Photography Basics #6: Image File Types, Size and Resolution Explained

Michael Sand
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Image File Types

For Photographers: How Many Do You See Every Day?

On a typical day, you will probably come across these image file types:

‒ JPG: JPEG is the most widely used image file type. JPEG stands for Joint Photographic Experts Group. It can be compressed using both lossy and lossless methods. JPEG is a bitmap file format. JPG is best used for photos that contain a lot of detail and color variation.

‒ GIF: GIF stands for Graphics Interchange Format and it also uses lossless and lossy compression. GIF files are typically smaller than JPG files and thus, good for small images with a limited number of colors.

‒ PNG: PNG stands for Portable Network Graphics and is a bitmap image file type. PNG is an open-source image format that is more efficient than GIF but not really effective at displaying photo-realistic images.

Raster (Lossy) vs Vector (Lossless) Images

The terms raster and vector are commonly used in image editing programs.

Raster images are composed of pixels. Pixels are simply squares of color. Pixels give the image definition and the appearance of depth and texture.

Vector images are simply equations. The pixels in vector images are mathematically calculated, not rectangular in shape and they don’t have a defined size.

Vector images are naturally editable even after they are exported because the original data is still editable.

The raster images on the other hand have pixels that are hard to recreate once they are lost because of the complex nature of the pixels and the amount of time required to recreate them.

This nature of raster images is what makes them take up more space. This is because the mathematical equation that helps create them is also used to recreate them and this can be quite slow depending on the image that’s being processed.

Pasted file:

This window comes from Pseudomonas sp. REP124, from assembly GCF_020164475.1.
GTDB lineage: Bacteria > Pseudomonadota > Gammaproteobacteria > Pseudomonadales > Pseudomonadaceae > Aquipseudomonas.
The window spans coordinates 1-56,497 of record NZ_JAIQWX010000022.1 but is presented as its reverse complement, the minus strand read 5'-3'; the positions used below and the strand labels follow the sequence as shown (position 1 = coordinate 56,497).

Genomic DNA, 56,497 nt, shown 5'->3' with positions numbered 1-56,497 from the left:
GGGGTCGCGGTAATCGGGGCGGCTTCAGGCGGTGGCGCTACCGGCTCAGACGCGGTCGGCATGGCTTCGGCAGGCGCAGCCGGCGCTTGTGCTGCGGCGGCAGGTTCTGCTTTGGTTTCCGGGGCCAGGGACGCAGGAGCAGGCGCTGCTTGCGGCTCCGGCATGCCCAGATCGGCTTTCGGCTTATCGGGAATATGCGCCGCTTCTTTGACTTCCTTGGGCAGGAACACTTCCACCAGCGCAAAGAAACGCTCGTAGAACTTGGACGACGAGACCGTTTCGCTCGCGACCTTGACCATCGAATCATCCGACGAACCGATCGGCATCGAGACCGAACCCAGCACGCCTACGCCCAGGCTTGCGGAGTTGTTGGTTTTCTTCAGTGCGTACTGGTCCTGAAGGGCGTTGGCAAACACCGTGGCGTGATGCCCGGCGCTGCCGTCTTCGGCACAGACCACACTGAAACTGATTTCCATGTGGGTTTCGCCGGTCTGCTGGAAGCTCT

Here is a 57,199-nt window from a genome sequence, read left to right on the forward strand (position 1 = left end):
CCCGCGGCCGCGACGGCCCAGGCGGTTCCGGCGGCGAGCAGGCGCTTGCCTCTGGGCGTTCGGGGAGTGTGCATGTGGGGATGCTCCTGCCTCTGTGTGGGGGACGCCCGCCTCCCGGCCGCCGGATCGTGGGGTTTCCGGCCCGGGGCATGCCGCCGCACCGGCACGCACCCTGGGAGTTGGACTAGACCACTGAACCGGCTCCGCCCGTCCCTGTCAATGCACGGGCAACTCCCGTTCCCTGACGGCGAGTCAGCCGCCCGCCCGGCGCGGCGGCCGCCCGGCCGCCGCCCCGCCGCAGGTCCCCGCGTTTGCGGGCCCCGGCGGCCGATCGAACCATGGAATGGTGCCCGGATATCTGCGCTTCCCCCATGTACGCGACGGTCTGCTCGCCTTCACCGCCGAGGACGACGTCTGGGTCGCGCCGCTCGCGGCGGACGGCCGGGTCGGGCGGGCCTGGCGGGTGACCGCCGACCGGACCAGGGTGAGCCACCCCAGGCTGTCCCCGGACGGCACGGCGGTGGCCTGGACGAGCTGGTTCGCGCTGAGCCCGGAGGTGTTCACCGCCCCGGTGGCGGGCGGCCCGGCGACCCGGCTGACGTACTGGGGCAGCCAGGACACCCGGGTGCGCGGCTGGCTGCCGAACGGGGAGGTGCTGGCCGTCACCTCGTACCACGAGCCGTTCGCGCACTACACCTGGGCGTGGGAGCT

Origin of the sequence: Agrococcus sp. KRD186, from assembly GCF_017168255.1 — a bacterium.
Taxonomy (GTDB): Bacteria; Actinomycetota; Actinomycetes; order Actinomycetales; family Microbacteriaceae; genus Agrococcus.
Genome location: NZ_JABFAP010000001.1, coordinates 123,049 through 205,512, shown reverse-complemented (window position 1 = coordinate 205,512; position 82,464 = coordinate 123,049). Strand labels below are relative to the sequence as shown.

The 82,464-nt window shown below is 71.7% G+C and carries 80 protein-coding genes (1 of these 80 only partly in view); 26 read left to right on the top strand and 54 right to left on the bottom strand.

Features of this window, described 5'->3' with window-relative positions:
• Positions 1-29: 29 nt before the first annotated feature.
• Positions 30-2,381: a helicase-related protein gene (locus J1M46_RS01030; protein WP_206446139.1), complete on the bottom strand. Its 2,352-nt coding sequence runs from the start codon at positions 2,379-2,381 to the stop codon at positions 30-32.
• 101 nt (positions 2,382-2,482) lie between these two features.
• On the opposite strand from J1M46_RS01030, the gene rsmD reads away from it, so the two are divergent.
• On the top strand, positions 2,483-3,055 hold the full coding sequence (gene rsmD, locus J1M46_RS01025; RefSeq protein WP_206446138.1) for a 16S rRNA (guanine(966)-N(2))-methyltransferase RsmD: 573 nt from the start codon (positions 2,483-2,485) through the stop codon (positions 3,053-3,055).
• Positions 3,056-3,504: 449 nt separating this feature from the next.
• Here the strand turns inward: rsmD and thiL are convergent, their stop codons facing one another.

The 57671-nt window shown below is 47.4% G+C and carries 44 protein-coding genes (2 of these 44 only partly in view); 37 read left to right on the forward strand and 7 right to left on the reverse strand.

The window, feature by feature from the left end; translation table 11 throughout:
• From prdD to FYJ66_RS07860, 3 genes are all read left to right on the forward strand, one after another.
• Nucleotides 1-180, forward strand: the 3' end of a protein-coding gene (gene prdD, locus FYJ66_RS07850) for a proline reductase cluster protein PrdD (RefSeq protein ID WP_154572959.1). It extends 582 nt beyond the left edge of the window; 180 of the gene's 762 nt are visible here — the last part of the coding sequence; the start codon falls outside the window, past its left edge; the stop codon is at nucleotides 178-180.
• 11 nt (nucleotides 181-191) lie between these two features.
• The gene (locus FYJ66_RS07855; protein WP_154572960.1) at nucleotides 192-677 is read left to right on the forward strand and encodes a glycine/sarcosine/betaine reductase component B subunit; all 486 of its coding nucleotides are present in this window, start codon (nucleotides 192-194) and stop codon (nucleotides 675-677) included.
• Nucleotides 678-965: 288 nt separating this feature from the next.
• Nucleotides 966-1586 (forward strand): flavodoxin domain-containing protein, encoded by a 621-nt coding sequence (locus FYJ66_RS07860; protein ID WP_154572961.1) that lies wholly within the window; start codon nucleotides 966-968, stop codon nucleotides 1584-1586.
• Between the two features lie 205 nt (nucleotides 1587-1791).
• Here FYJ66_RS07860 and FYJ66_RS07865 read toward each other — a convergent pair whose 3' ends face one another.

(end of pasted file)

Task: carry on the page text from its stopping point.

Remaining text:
Since pixel images are made up of pixels, the images tend to be less flexible in terms of editing after they are exported. This is because a lot of time and effort are required to create the pixels.

Another good thing about vector images is that they are often replicated in-line or at a fraction of their size at the same resolution. This is unlike raster images which tend to be less clear when they are resized.

Raster Formats

Raster image formats or bitmap image formats are file formats used to store digital images.

Bitmap formats directly represent a picture as a grid of pixels using a limited set of colors.

The pixels (tiny dots) in a bitmap image can be organized in various ways or simply "scattered" which makes it difficult for machines to auto-interpret it, impossible for viewing and editing by humans.

This is why your digital images need to be "rendered". This process converts the image from a bitmap format to a vector format before printing or viewing.

The most used raster format for images is .jpg (JPEG), which is a lossy format, based on the Joint Photographic Experts Group (JPEG).

Here is the difference between a JPEG image and vector image:

A JPEG image is a bunch of tiny dots saved in a bitmap file; a vector image is comprised only of lines, graphics and fonts saved in a vector file.

Another popular bitmap image format is .png (Portable Network Graphics) also known as a "lossless" format. Much like JPEGs, PNGs are easy to use and maintain, allowing you to crop, scale and re-size your image.

So when should you use a JPEG and when a PNG?

Vector Formats

  • Open-source Adobe Illustrator: AI
  • Open-source Corel Draw: CDR
  • Commercial Corel Draw: CPT
  • Microsoft Visio: VSD
  • Open-source Xfig: XFIG
  • Adobe Systems Freehand: FIG
  • Adobe Systems Photoshop: PSD
  • Commercial Macromedia Freehand: SWF
  • Commercial Macromedia Flash: FLA
  • Commercial Macromedia Flash (old): SWF
  • Commercial Macromedia Flash (old): MNG

Graphic formats that retain vector information as opposed to image information.

Used for print resolution images.

Image resolution is not important.

Converting Between Different File Types

What’s the difference between a RAW file and a JPEG file, or why do they have different compression ratios?

To know the difference between file types, you first need to learn about the file size and resolution of an image.